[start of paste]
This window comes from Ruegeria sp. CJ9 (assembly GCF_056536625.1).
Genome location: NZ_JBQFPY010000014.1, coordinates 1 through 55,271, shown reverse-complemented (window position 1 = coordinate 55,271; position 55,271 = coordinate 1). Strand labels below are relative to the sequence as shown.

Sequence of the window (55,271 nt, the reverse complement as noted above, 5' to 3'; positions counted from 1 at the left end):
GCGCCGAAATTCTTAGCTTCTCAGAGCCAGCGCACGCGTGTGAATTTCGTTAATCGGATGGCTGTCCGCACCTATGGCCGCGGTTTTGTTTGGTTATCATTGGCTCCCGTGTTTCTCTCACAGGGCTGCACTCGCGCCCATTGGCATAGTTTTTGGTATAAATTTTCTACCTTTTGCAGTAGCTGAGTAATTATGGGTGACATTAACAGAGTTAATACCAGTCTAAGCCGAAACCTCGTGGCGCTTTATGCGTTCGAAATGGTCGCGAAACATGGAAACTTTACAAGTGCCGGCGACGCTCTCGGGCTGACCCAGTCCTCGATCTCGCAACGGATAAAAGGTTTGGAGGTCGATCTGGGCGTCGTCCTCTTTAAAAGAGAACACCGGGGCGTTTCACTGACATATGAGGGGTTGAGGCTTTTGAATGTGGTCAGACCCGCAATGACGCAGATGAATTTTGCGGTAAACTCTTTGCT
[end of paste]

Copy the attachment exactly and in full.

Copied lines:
This window comes from Ruegeria sp. CJ9 (assembly GCF_056536625.1).
Genome location: NZ_JBQFPY010000014.1, coordinates 1 through 55,271, shown reverse-complemented (window position 1 = coordinate 55,271; position 55,271 = coordinate 1). Strand labels below are relative to the sequence as shown.

Sequence of the window (55,271 nt, the reverse complement as noted above, 5' to 3'; positions counted from 1 at the left end):
GCGCCGAAATTCTTAGCTTCTCAGAGCCAGCGCACGCGTGTGAATTTCGTTAATCGGATGGCTGTCCGCACCTATGGCCGCGGTTTTGTTTGGTTATCATTGGCTCCCGTGTTTCTCTCACAGGGCTGCACTCGCGCCCATTGGCATAGTTTTTGGTATAAATTTTCTACCTTTTGCAGTAGCTGAGTAATTATGGGTGACATTAACAGAGTTAATACCAGTCTAAGCCGAAACCTCGTGGCGCTTTATGCGTTCGAAATGGTCGCGAAACATGGAAACTTTACAAGTGCCGGCGACGCTCTCGGGCTGACCCAGTCCTCGATCTCGCAACGGATAAAAGGTTTGGAGGTCGATCTGGGCGTCGTCCTCTTTAAAAGAGAACACCGGGGCGTTTCACTGACATATGAGGGGTTGAGGCTTTTGAATGTGGTCAGACCCGCAATGACGCAGATGAATTTTGCGGTAAACTCTTTGCT